Washington: A new research by Harvard University scientists has paved way for a new obesity and diabetes drug.
The researchers have found that reducing the function of a transmembrane protein, called Klotho, in obese mice with high blood sugar levels produced lean mice with reduced blood sugar levels.
This protein also exists in humans, suggesting that selectively targeting Klotho could lead to a new class of drugs to reduce obesity and possibly Type 2 diabetes for people.
"Our study is a small step toward reducing the sufferings of obese and diabetic individuals to bring back the joy of healthy life," said M. Shawkat Razzaque, of the Harvard School of Dental Medicine in Boston.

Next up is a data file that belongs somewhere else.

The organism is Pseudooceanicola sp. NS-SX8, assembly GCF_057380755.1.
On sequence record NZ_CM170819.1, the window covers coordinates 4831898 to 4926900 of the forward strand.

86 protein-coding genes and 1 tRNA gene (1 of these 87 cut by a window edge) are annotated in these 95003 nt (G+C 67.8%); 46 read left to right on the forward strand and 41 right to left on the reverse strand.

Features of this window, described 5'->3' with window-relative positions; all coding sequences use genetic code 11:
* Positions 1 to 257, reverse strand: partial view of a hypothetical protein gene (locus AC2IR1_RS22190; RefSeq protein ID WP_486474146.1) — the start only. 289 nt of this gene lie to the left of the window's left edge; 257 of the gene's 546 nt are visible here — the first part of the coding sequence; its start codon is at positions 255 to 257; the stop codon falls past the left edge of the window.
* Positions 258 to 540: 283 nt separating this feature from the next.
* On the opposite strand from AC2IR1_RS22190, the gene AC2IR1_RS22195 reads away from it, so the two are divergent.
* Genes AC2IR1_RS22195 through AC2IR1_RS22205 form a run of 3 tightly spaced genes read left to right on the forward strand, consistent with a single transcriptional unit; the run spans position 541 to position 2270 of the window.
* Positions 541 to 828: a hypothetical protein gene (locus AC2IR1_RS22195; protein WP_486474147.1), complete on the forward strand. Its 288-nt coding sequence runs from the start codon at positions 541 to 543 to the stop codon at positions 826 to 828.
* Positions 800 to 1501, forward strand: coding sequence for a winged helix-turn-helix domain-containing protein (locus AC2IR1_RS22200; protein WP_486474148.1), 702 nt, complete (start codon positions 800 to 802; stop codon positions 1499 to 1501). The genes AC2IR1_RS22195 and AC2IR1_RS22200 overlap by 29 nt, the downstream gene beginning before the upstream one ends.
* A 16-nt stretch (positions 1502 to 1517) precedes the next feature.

"In the dark horizon of obesity and diabetes, Klotho brings a ray of hope, added Razzaque.
For the discovery, Razzaque and colleagues fed increased amounts of food to leptin-deficient mice with the Klotho protein which caused obesity with high blood sugar levels. A second set of mice was bred that was both leptin- and Klotho-deficient, and was fed the same diet as the first set.
The second set of mice was lean and had low blood sugar levels, suggesting that reduced Klotho function may not only diminish obesity, but also decrease blood sugar levels.
Furthermore, mice without Klotho function gained no body weight after eating a high-fat diet, while mice with functioning Klotho proteins gained body weight following a high-fat diet.
The findings have been published in the FASEB Journal.